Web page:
The Importance of Social Media Marketing in 2021

As we all know, 2020 was the year B2B marketers were forced to rapidly change their strategies. Between events canceling, budget cuts, and uncertainty all around, the most agile of marketers were those best positioned to meet their goals.

This led many marketing professionals to refocus on their social media marketing strategy.

Social media allows marketers to connect and engage potential customers where they are at: LinkedIn, Twitter, Youtube, Facebook, Instagram, and even some of the younger platforms like TikTok. With a strong social media strategy and the ability to create engaging content, marketers can engage their audience.

Social media will continue to be an important strategy in 2021, and companies can always find ways to advance their approach.

Why it’s Important for B2B Companies to be on Social Media

Even though B2B companies seek to sell products to other businesses, B2B marketing is still built on human relationships. Social media has long been used to help grow these relationships, but its importance accelerated last year.

Without in-person events, B2B marketers needed an outlet to connect with prospects and partners. And they found they could do this most effectively via social platforms.

By using social media, B2B leaders:

  • Build brand awareness and trust: Across different platforms, companies can tell their story, why they provide the services they offer, and keep audiences updated with customer and employee stories.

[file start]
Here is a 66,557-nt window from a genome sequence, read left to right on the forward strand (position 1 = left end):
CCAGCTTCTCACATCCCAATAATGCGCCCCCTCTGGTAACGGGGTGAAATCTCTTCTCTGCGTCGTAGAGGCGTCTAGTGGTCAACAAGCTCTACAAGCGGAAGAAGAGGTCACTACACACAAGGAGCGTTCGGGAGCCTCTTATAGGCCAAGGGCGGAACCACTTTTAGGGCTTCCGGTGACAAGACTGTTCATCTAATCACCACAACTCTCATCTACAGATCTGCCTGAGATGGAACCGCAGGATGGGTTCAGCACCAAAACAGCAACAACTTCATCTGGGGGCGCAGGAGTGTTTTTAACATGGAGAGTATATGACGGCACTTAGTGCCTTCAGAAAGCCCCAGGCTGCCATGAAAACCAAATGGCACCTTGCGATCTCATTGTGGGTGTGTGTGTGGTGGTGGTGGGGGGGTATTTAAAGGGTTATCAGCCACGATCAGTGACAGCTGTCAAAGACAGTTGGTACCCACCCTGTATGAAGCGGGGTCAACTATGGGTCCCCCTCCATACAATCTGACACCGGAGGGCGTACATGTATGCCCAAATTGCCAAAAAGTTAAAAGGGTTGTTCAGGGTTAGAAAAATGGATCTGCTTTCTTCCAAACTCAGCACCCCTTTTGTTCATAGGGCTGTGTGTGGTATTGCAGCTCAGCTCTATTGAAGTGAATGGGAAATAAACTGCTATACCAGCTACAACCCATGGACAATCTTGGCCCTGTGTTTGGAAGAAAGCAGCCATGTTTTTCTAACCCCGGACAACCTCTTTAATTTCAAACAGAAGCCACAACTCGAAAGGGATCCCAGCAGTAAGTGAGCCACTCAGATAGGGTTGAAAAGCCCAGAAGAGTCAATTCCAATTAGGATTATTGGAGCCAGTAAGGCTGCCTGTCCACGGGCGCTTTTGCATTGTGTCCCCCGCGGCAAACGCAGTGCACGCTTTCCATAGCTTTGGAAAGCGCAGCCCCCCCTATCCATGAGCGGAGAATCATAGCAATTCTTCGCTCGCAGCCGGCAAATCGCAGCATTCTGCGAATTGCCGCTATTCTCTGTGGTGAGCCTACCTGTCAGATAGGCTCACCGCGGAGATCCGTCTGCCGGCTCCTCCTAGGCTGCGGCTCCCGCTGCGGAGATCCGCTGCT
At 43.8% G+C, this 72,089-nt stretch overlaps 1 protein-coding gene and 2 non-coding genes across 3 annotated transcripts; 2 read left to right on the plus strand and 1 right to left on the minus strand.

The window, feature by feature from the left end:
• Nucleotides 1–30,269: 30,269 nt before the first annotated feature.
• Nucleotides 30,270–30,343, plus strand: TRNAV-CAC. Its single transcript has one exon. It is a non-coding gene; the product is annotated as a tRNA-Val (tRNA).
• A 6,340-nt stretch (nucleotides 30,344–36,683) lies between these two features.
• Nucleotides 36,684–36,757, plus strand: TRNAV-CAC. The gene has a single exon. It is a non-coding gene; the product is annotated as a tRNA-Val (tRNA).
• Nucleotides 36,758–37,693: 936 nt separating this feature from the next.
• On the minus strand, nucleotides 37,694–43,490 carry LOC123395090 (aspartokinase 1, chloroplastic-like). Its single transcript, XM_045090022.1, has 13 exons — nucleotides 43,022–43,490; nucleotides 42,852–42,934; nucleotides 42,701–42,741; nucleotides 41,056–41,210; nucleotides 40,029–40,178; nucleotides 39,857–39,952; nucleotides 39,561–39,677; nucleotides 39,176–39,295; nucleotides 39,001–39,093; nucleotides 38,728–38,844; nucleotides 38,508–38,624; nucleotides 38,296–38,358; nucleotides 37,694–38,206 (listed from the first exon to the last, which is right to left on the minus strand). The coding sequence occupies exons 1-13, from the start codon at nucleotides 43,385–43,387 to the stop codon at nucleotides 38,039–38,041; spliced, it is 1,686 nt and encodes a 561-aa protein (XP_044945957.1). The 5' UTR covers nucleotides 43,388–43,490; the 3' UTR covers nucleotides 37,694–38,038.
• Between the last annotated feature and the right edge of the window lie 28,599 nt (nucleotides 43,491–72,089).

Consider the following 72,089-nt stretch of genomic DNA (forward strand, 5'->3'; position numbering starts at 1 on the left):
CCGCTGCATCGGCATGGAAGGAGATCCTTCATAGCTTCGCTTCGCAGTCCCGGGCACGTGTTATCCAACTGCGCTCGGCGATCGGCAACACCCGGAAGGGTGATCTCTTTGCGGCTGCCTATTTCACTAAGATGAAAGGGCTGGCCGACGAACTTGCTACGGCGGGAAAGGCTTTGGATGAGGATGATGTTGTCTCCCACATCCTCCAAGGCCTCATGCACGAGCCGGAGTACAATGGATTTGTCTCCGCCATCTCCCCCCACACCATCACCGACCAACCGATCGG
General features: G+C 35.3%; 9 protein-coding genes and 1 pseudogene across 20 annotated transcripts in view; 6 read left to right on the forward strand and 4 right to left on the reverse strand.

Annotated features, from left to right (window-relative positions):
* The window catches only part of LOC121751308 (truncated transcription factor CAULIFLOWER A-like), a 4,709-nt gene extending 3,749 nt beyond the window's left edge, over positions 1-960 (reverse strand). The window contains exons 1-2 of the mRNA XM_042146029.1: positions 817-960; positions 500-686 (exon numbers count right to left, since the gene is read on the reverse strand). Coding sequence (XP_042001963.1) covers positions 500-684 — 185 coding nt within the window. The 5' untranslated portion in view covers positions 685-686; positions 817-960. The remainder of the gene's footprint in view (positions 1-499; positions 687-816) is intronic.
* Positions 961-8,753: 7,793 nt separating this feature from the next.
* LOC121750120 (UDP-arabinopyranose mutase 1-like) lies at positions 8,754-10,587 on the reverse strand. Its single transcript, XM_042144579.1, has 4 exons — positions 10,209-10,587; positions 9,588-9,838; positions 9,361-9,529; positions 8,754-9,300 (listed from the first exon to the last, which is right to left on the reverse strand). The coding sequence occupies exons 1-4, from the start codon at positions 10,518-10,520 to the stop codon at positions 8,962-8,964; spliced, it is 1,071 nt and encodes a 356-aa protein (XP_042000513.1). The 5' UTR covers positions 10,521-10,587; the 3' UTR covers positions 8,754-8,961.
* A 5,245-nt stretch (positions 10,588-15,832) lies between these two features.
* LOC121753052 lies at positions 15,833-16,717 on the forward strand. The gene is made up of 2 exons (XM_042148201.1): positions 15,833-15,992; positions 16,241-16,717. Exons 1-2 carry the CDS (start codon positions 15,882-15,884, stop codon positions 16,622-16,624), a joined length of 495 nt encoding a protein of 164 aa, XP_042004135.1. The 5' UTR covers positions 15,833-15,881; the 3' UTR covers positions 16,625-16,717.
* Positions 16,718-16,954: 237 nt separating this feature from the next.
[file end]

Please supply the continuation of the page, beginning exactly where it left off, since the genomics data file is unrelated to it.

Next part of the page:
• Generate leads and build community: Create meaningful conversations and engagement within their target industry by posting videos, news, data, and interesting trends.
  • Implement social listening: Listen to customers and what people are saying about their company.
  • Connect social posts to opportunities: With the right enterprise solution, leaders can drive customer posts to their CRM to understand customers more fully.
  • Measure marketing efforts: Social media platforms and management tools enable you to track key performance metrics (KPIs).

If you want to connect and engage with your future customers, you have to be where they are. And that’s largely on social media.

Statistics show that social media is crucial for professionals

It’s clear that social platforms are great tools for showcasing employee stories, the brand’s vision and values, and creating an emotional connection with audiences (yes, B2B companies should strike the emotional cord just like B2C companies do).

We see this in the data:

  • 89% of marketers say social media is “Very important”, with 30 percent saying it’s “Somewhat important” to their overall marketing strategy, according to Buffer.
  • Youtube accrues more than 1 billion hours of watch time each day.
  • 82% of B2B marketers report using LinkedIn as a means of networking and making professional connections. They also use Facebook, Twitter, Instagram, Youtube, and Pinterest.
  • In 2017, 80% of social media B2B leads came from LinkedIn. (LinkedIn)
  • 53% of the world’s population is now active on social media. (We Are Social)

Amid the pandemic, social media became even more important for B2B marketers. In a 2020 LinkedIn survey of 1,200 marketers, three out of four of those in B2B experienced budget cuts, forcing them to put more focus on tactical elements of marketing and short-term investments that clearly pay off.

“Having fewer resources and levers forces you to think differently, and our focus has been on providing value to our customers,” responded in the survey, Simon Morris Senior Director Digital Media Marketing at Adobe EMEA. “We’ve done a lot more to digitally network with them.”

Networking digitally allows teams to connect in new ways, spread company news through word-of-mouth online, and broadcast virtual events.

What are the Benefits of Social Media and Employee Advocacy?

One way companies can think differently about their social media strategy is by developing an employee advocacy program.